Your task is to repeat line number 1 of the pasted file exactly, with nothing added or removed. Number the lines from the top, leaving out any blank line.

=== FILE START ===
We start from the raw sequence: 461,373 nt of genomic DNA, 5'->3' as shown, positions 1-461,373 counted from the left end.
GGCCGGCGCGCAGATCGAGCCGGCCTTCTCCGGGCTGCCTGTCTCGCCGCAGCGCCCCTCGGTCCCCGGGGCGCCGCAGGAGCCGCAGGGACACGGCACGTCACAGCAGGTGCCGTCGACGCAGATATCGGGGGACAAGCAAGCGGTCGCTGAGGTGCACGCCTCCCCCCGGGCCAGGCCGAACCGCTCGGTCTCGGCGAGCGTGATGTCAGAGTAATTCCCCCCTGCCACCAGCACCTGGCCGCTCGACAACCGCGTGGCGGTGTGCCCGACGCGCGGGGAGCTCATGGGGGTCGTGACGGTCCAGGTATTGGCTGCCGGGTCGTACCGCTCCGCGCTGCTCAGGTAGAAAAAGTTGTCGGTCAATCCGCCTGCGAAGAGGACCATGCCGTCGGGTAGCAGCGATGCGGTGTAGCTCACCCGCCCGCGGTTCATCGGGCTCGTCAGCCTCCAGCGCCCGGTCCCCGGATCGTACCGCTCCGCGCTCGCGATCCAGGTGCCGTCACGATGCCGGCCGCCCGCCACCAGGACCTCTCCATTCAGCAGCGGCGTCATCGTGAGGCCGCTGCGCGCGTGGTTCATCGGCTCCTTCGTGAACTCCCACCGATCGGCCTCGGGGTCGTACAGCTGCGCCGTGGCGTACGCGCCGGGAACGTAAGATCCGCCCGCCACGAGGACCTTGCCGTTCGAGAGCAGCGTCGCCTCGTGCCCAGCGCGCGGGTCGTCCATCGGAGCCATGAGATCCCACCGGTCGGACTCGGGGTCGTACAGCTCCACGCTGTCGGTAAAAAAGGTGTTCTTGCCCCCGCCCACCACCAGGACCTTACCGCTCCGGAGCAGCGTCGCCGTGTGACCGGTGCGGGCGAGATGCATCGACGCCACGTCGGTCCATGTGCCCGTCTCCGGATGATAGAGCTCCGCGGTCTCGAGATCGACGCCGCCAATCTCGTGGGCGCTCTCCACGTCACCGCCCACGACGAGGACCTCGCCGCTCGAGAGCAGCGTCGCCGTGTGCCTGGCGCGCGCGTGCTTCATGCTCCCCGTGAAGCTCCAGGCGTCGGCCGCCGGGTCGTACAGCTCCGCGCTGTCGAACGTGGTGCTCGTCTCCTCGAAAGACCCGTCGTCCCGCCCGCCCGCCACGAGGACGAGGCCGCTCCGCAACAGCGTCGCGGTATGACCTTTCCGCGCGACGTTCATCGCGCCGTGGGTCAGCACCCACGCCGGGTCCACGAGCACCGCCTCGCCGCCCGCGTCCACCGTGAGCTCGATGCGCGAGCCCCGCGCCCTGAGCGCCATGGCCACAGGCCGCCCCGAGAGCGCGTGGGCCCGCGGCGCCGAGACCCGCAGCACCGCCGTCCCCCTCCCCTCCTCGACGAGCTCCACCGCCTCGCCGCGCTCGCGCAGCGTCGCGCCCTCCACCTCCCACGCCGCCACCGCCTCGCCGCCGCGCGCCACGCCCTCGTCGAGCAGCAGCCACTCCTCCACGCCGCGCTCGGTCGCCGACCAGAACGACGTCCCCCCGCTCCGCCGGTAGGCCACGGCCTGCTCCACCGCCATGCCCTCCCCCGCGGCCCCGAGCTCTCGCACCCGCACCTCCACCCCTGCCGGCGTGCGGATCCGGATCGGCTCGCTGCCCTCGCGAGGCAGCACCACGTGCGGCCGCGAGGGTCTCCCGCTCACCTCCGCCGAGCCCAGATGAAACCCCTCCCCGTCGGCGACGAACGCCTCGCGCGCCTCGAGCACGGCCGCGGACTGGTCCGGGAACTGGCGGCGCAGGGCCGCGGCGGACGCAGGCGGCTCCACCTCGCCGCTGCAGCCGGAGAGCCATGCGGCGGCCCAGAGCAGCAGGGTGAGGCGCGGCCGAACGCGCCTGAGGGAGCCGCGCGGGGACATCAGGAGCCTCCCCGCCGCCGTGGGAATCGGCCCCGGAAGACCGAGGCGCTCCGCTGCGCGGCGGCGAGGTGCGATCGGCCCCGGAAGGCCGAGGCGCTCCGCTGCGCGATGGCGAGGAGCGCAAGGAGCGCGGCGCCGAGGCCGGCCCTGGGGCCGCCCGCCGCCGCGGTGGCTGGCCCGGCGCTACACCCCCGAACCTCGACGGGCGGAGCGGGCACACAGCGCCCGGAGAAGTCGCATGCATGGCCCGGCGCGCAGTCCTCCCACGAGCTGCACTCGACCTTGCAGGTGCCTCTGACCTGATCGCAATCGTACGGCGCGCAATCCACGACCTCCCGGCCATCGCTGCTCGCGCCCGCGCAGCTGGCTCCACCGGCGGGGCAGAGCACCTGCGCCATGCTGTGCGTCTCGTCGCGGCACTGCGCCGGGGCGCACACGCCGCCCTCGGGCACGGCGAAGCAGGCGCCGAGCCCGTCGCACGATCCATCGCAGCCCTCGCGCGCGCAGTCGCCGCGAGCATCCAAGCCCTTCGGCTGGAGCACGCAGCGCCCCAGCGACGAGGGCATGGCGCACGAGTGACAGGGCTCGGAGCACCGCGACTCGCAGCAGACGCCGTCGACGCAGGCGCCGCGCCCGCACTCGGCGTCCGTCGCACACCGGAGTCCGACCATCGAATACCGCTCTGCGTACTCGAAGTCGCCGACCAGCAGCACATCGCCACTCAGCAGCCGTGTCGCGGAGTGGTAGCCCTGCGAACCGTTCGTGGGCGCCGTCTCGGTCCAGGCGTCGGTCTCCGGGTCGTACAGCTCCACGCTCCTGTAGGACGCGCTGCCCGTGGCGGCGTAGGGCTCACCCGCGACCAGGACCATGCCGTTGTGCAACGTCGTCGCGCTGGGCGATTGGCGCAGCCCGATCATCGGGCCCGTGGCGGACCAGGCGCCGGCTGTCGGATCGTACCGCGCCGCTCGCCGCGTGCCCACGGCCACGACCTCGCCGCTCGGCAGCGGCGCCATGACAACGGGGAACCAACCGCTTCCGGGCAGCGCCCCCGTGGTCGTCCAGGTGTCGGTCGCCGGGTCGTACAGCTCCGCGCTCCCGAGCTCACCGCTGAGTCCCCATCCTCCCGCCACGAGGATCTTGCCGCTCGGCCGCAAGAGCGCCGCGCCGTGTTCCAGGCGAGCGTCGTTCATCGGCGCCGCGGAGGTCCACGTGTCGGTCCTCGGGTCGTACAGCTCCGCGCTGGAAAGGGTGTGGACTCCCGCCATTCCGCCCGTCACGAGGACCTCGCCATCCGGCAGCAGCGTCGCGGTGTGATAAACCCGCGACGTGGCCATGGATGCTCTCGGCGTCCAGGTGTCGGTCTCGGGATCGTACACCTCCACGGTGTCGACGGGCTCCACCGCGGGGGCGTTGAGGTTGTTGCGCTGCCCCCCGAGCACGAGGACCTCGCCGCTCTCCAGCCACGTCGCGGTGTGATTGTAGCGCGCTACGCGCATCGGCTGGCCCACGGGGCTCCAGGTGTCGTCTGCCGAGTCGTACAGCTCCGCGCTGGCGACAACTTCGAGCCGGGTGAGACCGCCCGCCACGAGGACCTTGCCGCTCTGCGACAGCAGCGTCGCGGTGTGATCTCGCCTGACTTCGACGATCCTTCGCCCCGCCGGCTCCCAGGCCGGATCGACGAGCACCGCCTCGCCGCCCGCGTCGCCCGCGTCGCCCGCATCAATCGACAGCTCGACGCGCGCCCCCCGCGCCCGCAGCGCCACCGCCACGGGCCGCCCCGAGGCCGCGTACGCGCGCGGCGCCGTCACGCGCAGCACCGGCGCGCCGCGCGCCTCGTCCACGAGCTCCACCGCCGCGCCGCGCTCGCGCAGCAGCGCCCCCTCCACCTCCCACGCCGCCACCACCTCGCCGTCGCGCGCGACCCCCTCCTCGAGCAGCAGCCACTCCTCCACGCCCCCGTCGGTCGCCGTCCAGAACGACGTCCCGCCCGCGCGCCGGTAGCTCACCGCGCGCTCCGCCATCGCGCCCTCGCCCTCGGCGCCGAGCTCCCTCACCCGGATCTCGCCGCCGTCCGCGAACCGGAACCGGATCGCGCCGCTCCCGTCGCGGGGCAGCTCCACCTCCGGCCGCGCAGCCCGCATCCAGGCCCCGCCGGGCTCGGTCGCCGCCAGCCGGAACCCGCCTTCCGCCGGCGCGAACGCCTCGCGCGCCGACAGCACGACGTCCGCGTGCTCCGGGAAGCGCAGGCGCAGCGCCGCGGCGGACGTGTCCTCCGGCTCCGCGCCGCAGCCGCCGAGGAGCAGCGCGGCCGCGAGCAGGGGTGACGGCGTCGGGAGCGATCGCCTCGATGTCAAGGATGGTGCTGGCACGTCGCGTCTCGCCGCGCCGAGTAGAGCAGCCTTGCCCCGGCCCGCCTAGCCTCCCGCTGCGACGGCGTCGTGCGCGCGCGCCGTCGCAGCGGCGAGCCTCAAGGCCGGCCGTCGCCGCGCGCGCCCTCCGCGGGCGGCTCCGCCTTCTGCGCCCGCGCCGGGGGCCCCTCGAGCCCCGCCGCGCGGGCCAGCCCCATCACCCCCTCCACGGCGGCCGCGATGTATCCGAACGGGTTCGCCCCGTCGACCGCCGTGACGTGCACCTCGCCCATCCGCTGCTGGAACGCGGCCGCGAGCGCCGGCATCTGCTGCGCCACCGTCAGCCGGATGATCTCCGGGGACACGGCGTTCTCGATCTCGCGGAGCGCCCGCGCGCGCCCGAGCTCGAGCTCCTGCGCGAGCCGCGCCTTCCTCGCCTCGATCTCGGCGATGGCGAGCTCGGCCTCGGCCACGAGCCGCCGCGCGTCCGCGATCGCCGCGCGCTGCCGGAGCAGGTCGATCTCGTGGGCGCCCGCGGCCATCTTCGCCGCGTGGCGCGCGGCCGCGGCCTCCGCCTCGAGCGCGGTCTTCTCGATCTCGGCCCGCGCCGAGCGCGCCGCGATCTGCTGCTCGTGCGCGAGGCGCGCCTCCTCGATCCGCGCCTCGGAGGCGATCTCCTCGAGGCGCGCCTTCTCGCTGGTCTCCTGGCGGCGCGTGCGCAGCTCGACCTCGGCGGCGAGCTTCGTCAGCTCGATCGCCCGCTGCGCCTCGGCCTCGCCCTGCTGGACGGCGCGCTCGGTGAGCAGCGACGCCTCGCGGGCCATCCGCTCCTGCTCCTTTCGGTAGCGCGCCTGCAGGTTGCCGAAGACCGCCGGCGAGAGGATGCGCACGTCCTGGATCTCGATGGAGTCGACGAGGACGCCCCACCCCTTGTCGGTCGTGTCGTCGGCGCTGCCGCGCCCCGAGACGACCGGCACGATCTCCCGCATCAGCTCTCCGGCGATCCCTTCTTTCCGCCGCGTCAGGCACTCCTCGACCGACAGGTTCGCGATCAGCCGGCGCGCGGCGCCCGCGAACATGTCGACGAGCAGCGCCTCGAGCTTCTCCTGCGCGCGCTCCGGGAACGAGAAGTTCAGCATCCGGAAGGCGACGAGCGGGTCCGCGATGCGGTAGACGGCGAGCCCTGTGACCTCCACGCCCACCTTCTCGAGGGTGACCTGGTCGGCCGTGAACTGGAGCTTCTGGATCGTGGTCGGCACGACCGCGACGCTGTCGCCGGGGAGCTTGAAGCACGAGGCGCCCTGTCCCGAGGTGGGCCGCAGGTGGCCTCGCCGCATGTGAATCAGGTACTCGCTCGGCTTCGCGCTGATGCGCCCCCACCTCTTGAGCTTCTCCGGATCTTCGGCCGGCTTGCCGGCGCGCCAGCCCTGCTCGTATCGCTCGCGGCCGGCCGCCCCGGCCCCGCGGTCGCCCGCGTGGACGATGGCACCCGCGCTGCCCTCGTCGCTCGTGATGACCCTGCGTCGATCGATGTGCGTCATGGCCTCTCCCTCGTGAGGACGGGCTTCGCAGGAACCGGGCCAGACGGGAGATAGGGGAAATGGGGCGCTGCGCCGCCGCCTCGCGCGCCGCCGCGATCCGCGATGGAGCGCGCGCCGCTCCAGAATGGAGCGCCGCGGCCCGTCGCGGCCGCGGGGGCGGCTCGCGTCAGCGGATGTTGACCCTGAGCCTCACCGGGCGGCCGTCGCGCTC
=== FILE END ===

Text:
We start from the raw sequence: 461,373 nt of genomic DNA, 5'->3' as shown, positions 1-461,373 counted from the left end.